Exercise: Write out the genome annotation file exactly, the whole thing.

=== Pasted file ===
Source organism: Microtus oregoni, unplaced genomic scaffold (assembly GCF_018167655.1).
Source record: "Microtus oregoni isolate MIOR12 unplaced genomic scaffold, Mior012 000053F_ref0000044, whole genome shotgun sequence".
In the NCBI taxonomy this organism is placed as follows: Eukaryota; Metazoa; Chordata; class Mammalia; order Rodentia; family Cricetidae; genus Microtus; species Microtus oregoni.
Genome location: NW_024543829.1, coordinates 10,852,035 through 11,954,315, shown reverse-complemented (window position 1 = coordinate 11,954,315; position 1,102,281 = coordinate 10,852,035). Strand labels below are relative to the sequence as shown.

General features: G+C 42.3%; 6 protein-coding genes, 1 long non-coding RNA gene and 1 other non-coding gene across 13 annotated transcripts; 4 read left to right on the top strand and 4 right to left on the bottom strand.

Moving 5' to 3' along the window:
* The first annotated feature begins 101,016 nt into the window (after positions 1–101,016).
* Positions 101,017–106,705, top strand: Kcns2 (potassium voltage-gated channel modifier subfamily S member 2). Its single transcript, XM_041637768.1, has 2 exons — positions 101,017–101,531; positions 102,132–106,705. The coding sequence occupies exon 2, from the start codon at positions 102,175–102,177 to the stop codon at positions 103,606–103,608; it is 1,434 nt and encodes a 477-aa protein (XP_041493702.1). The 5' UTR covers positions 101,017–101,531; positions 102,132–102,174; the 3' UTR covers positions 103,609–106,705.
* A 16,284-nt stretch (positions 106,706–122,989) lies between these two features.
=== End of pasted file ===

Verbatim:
Source organism: Microtus oregoni, unplaced genomic scaffold (assembly GCF_018167655.1).
Source record: "Microtus oregoni isolate MIOR12 unplaced genomic scaffold, Mior012 000053F_ref0000044, whole genome shotgun sequence".
In the NCBI taxonomy this organism is placed as follows: Eukaryota; Metazoa; Chordata; class Mammalia; order Rodentia; family Cricetidae; genus Microtus; species Microtus oregoni.
Genome location: NW_024543829.1, coordinates 10,852,035 through 11,954,315, shown reverse-complemented (window position 1 = coordinate 11,954,315; position 1,102,281 = coordinate 10,852,035). Strand labels below are relative to the sequence as shown.

General features: G+C 42.3%; 6 protein-coding genes, 1 long non-coding RNA gene and 1 other non-coding gene across 13 annotated transcripts; 4 read left to right on the top strand and 4 right to left on the bottom strand.

Moving 5' to 3' along the window:
* The first annotated feature begins 101,016 nt into the window (after positions 1–101,016).
* Positions 101,017–106,705, top strand: Kcns2 (potassium voltage-gated channel modifier subfamily S member 2). Its single transcript, XM_041637768.1, has 2 exons — positions 101,017–101,531; positions 102,132–106,705. The coding sequence occupies exon 2, from the start codon at positions 102,175–102,177 to the stop codon at positions 103,606–103,608; it is 1,434 nt and encodes a 477-aa protein (XP_041493702.1). The 5' UTR covers positions 101,017–101,531; positions 102,132–102,174; the 3' UTR covers positions 103,609–106,705.
* A 16,284-nt stretch (positions 106,706–122,989) lies between these two features.